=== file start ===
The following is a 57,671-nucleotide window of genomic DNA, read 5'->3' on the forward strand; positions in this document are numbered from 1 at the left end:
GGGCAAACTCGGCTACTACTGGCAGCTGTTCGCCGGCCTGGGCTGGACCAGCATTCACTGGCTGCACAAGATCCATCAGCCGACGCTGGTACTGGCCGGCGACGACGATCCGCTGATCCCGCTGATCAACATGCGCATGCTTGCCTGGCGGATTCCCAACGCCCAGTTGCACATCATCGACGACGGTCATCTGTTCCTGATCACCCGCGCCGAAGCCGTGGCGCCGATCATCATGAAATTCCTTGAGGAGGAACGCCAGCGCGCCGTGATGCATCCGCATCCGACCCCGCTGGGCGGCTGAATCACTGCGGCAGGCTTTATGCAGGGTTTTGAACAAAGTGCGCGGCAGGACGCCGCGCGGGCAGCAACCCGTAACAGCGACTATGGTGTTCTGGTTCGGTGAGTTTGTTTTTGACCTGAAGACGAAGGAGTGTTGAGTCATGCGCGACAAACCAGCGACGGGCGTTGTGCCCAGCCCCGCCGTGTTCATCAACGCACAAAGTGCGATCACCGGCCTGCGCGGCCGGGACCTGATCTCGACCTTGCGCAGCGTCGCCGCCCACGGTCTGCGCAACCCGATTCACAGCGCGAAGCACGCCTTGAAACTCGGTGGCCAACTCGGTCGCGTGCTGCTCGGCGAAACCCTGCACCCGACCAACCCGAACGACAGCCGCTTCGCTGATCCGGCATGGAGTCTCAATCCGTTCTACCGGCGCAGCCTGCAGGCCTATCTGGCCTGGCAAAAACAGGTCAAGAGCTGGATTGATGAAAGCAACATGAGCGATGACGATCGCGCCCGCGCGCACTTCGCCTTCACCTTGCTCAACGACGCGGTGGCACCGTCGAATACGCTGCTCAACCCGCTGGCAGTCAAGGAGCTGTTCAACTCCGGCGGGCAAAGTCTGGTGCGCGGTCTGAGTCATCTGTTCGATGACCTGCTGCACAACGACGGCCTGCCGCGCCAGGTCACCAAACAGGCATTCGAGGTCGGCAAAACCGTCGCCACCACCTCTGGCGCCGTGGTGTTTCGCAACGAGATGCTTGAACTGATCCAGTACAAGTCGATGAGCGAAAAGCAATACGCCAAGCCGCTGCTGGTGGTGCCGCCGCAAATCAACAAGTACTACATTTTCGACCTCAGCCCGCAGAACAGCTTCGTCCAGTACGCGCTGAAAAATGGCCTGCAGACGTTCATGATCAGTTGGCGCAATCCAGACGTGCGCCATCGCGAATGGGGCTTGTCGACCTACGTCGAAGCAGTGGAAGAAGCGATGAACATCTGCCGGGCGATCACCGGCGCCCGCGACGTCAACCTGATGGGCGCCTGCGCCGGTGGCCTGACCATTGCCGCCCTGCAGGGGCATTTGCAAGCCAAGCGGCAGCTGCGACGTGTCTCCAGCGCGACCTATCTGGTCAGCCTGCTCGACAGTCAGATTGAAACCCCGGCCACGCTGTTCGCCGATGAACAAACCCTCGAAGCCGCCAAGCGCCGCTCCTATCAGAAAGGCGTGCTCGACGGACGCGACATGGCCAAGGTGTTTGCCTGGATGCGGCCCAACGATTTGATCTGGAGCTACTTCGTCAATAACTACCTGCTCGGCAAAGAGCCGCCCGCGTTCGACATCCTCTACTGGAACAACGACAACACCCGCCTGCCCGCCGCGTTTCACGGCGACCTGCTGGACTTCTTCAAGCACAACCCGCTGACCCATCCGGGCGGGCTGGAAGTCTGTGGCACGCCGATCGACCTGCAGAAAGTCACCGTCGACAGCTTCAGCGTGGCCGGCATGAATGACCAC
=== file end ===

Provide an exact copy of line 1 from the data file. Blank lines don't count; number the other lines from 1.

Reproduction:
The following is a 57,671-nucleotide window of genomic DNA, read 5'->3' on the forward strand; positions in this document are numbered from 1 at the left end: